Common sense should inform you that it takes a little longer than most tourists have got (or are prepared to give) to get under Vilcabamba's skin and understand exactly who and where the vast majority of its Gringos and Extranjeros are, what they are doing (and perhaps, how to get involved). As a permanent Vilca resident, I pay little heed to the tourists who just flit through for a few days or a week or two (and see what the stranger wants to see). They are on a different "trip" to me (and most of the other foreign Vilca residents), and that's fine. I do find it interesting however that they then tend to write the place up more "authoritatively," than perhaps they should, because really, they have only afforded themselves the most superficial of brush-ups against this extraordinary little town.

    Here is an article I wrote some time back now (with my http://www.vrec.org hat on), which gives a reasonable account of what is going on here in Vilcabamba, and why many foreigners from all over the world ARE rejecting the first-world paradigm and being drawn here for the long term.

    And sure, Vilca definitely has its share of weirdos, hippies and out-there people, and if you want to find a conversation about how the CIA is smuggling drugs in UFOs all over the world, Vilcabamba has to be one of the best places to have it! 🙂 For my part, I would rather encounter random and amusing conversation like this (that at least has the capacity to surprise!) from time to time than the banal shit I used to hear in any given large city (speeding fines, boss is a dickhead, stock portfolios, interest rates, mortgage management, investment properties, etc). Money money money! 😉

    But if you want tranquillity, and a little piece of paradise, far from the madding crowd, to be closer to nature every day, and to rediscover your inner passions and talents without being constantly thwarted by the incessant "static" and stress that modern day living inflicts, then Vilcabamba is certainly one of the best places I've ever been to be able to do that. And a lot of people seem to agree with me (or they wouldn't be here!).

    The best way I draw a line through people here in Vilca (and anywhere for that matter) is the "Sayers" versus "Doers" distinction. The Sayers are the sorts of folks JackJill and JCY are apparently commenting on – the ones DOING nothing except hanging out and talking shit all day in cafes. Tourists passing through Vilca do not meet the Doers however, because the Doers are somewhere other than the town centre, DOING something, building something, planting something, or fixing something (or swimming in the river!). Simple.

    So in closing, JackJill, whilst I understand how you arrived at your "take" on Vilca, I thought it only fair to explain to the readers here HOW and WHY you arrived there – Vilcabamba (and the readers of your blog) deserves no less. And JCY? Perhaps you "DETEST" them so much because you see more of yourself than you care to. Just a thought.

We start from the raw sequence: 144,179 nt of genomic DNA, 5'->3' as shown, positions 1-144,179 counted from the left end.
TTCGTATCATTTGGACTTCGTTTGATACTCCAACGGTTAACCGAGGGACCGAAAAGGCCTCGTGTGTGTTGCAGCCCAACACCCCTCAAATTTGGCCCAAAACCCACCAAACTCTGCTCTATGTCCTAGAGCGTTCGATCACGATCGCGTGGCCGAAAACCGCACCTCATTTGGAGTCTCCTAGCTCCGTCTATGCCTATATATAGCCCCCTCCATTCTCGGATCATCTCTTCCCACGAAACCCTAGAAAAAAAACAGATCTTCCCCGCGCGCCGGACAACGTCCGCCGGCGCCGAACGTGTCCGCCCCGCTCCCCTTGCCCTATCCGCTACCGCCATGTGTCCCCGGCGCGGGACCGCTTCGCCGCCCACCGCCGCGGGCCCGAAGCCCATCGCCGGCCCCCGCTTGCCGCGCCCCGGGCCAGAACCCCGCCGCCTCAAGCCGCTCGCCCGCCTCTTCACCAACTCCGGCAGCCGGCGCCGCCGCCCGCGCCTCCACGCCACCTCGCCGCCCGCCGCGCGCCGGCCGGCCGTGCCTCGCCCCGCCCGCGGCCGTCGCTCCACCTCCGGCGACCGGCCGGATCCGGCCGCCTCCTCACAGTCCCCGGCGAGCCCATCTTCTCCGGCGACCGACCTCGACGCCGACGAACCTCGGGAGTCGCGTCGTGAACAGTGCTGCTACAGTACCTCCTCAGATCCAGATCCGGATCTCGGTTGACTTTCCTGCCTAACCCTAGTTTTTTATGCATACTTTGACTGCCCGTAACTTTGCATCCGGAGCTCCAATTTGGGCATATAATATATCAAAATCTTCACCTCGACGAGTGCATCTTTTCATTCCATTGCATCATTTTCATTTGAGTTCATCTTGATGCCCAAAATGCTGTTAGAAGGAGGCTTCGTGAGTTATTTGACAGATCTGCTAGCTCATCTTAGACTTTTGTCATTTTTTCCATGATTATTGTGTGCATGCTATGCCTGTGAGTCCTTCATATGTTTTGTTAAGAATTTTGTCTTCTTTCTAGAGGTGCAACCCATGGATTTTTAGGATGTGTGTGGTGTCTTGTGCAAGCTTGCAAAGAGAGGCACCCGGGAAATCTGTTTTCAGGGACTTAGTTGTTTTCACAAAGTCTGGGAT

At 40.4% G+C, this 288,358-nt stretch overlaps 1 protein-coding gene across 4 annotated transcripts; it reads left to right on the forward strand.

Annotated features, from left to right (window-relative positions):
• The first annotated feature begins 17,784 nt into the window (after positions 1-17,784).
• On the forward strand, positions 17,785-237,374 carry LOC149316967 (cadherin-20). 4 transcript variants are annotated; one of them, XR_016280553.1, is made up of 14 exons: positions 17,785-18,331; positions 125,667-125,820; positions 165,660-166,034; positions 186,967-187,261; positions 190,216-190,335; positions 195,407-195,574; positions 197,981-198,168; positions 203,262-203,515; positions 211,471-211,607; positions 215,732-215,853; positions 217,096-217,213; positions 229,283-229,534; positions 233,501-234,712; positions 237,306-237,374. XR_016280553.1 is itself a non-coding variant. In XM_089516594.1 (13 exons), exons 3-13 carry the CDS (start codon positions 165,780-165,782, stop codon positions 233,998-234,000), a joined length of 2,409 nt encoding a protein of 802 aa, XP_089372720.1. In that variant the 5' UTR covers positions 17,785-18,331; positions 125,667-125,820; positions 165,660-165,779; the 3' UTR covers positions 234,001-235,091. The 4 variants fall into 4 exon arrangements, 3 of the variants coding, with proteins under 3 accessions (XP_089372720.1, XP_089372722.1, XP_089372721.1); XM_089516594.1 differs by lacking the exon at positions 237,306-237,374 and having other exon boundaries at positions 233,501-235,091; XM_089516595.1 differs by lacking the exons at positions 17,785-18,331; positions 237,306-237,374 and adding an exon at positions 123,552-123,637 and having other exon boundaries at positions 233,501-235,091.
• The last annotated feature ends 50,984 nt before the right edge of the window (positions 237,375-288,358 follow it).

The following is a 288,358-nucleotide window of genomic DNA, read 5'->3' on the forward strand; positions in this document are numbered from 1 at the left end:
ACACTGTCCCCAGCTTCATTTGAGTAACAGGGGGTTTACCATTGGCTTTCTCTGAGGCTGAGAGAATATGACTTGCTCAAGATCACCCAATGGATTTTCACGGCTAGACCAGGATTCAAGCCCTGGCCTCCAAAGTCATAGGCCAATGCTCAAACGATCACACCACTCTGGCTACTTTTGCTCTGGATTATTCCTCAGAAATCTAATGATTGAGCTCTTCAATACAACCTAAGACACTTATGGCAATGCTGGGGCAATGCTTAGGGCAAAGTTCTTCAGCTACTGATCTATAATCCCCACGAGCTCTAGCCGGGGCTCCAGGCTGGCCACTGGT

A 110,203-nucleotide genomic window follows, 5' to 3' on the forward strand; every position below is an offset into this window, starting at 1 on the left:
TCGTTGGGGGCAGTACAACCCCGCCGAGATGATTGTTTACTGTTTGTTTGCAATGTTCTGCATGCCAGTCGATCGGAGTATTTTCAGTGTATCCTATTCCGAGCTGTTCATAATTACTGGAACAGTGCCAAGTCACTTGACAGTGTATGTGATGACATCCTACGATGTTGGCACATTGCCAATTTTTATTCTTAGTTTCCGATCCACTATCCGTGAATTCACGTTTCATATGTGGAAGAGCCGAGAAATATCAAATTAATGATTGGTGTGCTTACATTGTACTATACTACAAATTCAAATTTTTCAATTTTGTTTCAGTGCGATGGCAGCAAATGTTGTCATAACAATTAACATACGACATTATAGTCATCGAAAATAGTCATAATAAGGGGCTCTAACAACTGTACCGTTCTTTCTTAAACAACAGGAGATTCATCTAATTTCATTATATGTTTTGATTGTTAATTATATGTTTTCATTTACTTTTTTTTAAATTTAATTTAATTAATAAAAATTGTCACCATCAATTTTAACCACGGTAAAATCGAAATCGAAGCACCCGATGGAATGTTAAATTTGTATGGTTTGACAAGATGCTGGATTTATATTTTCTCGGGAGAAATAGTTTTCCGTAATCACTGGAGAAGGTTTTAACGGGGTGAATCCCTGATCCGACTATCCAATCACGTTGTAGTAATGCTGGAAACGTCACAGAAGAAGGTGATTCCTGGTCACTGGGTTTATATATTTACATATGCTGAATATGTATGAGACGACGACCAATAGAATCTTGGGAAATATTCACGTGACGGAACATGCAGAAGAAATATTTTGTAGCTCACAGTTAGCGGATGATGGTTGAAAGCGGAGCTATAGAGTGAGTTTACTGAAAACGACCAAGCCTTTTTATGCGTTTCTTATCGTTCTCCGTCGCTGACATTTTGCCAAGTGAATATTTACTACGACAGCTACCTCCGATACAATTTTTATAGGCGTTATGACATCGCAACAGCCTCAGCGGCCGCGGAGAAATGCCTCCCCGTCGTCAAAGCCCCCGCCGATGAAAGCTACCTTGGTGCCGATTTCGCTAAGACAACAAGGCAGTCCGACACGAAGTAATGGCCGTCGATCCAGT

Ciao for now,

  3. Hi Jcy,

    I never met any hippy drinking alcohol.

    It was considered as a shame to use such a mind washing drug, which was known for setting a right state of mind for industrial slavery and violence.

    So I guess you are more referring to some other kind of people?

    I guess that maybe one of us was there at a special period; I never saw many really drunk (weird?) people at a time myself, but I did meet quite a few nice people from the village in the square.

    1. Hi Oliver

      They were ALL over the place. One business owner said to me: "We have to get rid of them" A I have said, because of them, I will not be moving to that wonderful village.

  4. I have just come from Vilcabamba (December 2012). What a lovely place spoiled by the hippies who get drunk early in the morning and then remain stoned for the rest of the day. These outcasts and dregs are the reason I will not move to this wonderful village. They are driving the locals out. Walk in the town center and see how few locals there are. It is flooded by the outcasts from America. How I DETEST them!

  5. Your experience is understandable and I see your point(s),
    but I would like to clarify some aspects:

    Isn't it that you found exactly what you were looking for in Vilcabamba?

    Sitting at Charlie's café is certainly nice specially for home sick Americans/westerners, yes it does feel a little bit like home. I guess it is exactly the concept. But if you didn't want to find this, why did you stay there?
    Not meaning it isn't a nice café, Charlie is very charming and welcoming, and without doubt his hamburgers are healthier than McDonald's!

    The ones sitting drinking beers there are very often the same ones; just as in any café around the world. And amongst those sitting there, speaking English, there are tourists who are not looking for local life or just taking a little break from it. I agree with you that too often they are speaking English too loudly, this giving a feeling that they are in their home country – nothing is perfect.

    But if you wanted to discover another Vilcabamba you could have been in the local's cafés and restaurants and very easily you would have heard some Spanish or Quechua. You would have felt welcomed. The meals are perfectly balanced for a budget traveler. Vilcabamba is (at least!) as welcoming as any Ecuadorian village.